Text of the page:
What’s remarkable (albeit it hasn’t to date been remarked on) is that this doctrine is also totally contradictory to Canadian precedent on this issue. The position in Canada, summarized in Hill v Alberta, is that:

[9] … Discoverability refers to facts, not law. Error or ignorance of the law, or uncertainty of the law, does not postpone any limitation period.

In Canada, time runs on mistake-of-law claims whether or not a claimant has discovered their mistake. This causes other problems, which I have endeavoured to draw out in a recent paper.

There is, however, a middle ground between England’s “authoritative judgment” understanding of limitation on mistakes of law and Canada’s “exception” to the discoverability principle, a full account of which will be appearing in the LQR. The short answer, though, is this: mistakes as to the law should be considered discoverable once a claimant is in a position to plead them in a statement of claim. Discoverability is not about finding out one’s legal position from a court. It is about having adequate time to be able to plead one’s case to a court.


Ontario: Highways are still subject to limitation periods

The Court of Appeal allowed the 407’s appeal of Justice Edward’s decision in 407 ETR Concession Company Limited v. Day.  Apart from settling the great question of how the passage of time limits 407’s claims for unpaid tolls, Justice Laskin’s decision suggests a maturity in s. 5(1)(a)(iv) jurisprudence.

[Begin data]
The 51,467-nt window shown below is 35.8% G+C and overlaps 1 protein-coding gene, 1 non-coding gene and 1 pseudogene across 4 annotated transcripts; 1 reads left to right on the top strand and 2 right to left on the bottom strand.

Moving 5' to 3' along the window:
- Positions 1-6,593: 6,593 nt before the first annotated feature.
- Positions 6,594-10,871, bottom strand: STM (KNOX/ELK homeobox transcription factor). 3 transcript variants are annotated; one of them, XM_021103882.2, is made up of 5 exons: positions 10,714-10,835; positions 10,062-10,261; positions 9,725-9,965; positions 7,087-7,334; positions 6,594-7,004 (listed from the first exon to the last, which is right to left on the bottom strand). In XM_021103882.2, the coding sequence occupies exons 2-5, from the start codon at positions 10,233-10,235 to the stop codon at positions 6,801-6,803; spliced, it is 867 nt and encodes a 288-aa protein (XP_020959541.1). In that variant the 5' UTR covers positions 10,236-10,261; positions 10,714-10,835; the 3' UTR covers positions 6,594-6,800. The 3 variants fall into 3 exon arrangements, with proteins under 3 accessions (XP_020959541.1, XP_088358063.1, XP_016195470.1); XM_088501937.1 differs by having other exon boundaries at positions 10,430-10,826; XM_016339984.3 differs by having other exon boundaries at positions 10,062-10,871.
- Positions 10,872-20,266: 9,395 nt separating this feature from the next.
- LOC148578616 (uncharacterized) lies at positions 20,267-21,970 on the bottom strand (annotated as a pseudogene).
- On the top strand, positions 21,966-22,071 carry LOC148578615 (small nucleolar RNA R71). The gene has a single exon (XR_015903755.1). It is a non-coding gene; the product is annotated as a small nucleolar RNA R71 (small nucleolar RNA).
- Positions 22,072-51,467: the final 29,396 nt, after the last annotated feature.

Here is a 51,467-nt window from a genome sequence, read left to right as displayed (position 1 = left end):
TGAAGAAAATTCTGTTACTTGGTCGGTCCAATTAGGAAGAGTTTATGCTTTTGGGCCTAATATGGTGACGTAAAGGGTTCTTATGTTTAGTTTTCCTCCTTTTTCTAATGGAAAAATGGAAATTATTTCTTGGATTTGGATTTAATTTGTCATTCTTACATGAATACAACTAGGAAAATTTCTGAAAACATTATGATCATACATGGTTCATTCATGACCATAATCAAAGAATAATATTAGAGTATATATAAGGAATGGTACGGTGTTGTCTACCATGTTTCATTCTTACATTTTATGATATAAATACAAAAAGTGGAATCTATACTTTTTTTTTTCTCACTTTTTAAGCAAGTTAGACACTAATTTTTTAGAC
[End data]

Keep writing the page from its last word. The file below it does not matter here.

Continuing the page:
The circumstances of the claim are rather bewildering.  The defendant Day, a person of some means, refused to pay the approximately $13,000 plus interest he owed 407 for unpaid tolls.  407 sued him.  Day pleaded a limitations defence, and  407 brought a r. 21 motion to resolve questions of limitations law.  Justice Edwards determined when 407 discovered its claims against Day and rejected the validity of an agreement between Day and 407 extending the limitation period.  407 appealed.


Some facts are necessary to understand the limitations issue.

407 can collect its unpaid tolls by civil action in the courts or by license plate denial.  The statutory authorization for these two methods is set out in the Highway 407 Act, 1998.

When a person drives a vehicle on the 407, s. 13(1) of the 407 Act provides that the person in whose name the vehicle’s license plate is registered is liable to pay the tolls and related charges.

Sections 15(1) and (2) of the 407 Act provide that tolls are due and payable on the day 407 sends a toll invoice, and that interest begins to accrue 35 days later.  Section 15(3) provides the 407 with a cause of action for nonpayment .

407 can also initiate a license plate denial.  Under s. 16(1) of the 407 Act, if a toll isn’t paid within 35 days after 407 sends an invoice, 407 may send the person responsible for payment a notice of failure to pay.  If the debt remains unpaid 90 days later, s. 22(1) of the 407 Act entitles 407 to notify the Registrar of Motor Vehicles of the failure.  This notice puts the defaulting debtor into license plate denial.  Section 22(3) requires 407 to inform the recipient of a notice sent under s. 16(1) that 407 has given notice to the Registrar.

Once 407 notifies the Registrar, s. 22(4) provides that the Registrar must refuse to validate the vehicle permit issued to the recipient of the s. 16 notice at its next opportunity, and refuse to issue a vehicle permit to that person.  The Registrar’s next opportunity is typically the date the validation for a vehicle permit expires and must be renewed.  The Vehicle Permits Regulation under the Highway Traffic Act  provides that the maximum validation period for a vehicle permit is two years.

Lastly, s. 25 of the 407 Act provides that license plate denial is a complementary rather than exclusive remedy.

The r. 21 motion

407 raised two issues on the motion.